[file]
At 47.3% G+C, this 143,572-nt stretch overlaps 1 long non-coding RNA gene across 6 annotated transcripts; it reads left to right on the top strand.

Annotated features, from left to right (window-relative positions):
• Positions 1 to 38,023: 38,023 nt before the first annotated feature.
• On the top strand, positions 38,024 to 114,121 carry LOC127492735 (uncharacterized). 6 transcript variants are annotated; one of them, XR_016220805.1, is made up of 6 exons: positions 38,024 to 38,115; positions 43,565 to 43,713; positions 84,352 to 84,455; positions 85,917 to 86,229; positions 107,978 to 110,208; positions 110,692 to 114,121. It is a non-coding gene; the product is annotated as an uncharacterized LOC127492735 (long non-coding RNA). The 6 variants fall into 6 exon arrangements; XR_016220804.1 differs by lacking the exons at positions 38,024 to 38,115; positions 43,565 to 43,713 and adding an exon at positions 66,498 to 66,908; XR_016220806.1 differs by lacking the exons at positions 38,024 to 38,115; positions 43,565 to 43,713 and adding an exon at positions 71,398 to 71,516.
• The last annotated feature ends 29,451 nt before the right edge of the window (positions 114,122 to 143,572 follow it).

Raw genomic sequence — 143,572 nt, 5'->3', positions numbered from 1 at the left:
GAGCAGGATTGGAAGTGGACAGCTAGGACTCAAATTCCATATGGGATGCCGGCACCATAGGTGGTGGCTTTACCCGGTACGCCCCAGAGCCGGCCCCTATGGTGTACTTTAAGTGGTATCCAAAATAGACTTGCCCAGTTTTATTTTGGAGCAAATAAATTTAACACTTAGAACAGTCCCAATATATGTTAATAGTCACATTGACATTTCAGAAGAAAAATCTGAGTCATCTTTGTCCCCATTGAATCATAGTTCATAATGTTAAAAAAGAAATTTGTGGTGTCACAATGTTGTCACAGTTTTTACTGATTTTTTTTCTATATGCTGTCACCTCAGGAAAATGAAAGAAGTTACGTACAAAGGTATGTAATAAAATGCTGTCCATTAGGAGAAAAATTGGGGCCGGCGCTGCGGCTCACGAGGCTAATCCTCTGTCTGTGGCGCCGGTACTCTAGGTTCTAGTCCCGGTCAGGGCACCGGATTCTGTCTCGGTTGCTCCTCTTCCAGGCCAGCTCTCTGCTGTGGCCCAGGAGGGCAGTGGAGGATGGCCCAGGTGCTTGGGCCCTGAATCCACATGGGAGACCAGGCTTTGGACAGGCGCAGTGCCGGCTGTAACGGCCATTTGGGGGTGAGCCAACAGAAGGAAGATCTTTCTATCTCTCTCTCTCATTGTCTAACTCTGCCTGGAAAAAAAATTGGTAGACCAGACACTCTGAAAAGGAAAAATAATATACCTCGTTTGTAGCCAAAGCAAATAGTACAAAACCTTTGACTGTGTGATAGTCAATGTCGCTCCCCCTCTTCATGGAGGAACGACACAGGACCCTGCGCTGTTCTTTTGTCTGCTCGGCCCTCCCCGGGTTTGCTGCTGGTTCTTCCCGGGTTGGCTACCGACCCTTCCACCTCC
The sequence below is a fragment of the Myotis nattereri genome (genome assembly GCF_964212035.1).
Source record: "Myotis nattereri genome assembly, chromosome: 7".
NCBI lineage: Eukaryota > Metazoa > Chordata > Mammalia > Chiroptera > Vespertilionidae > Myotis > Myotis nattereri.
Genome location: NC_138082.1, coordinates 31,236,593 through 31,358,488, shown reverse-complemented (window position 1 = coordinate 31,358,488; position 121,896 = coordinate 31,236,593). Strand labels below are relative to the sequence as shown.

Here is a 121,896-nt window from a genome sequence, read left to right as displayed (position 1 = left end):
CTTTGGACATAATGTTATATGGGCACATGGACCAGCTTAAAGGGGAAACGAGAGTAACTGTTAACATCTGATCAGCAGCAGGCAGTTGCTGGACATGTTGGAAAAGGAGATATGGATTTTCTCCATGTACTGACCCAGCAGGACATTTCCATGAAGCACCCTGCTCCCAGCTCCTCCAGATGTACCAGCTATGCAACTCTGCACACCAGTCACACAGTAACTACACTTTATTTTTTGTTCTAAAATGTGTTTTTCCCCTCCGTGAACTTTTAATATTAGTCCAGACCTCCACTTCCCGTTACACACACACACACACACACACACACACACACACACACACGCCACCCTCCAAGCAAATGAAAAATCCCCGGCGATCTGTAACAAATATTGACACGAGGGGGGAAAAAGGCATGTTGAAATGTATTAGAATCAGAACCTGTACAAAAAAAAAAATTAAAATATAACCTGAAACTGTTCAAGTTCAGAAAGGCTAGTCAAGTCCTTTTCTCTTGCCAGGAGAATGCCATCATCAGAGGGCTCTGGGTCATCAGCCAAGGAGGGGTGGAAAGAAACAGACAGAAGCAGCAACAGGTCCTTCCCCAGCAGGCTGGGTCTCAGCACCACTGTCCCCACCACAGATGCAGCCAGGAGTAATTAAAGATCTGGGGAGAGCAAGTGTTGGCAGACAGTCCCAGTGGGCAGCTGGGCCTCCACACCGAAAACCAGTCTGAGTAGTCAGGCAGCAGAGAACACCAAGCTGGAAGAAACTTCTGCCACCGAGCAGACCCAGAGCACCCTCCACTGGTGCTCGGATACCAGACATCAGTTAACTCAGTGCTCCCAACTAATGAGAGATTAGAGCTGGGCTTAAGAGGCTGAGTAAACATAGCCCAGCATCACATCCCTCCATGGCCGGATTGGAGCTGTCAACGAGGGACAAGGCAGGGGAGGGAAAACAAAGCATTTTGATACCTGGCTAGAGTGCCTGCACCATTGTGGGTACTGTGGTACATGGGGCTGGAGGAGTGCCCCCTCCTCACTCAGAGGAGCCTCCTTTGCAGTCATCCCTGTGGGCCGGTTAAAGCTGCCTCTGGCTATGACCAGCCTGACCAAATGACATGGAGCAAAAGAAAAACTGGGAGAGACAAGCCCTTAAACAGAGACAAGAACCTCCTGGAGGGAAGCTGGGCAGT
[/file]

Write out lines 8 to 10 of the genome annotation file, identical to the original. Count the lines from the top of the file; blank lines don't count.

The sequence below is a fragment of the Myotis nattereri genome (genome assembly GCF_964212035.1).
Source record: "Myotis nattereri genome assembly, chromosome: 7".
NCBI lineage: Eukaryota > Metazoa > Chordata > Mammalia > Chiroptera > Vespertilionidae > Myotis > Myotis nattereri.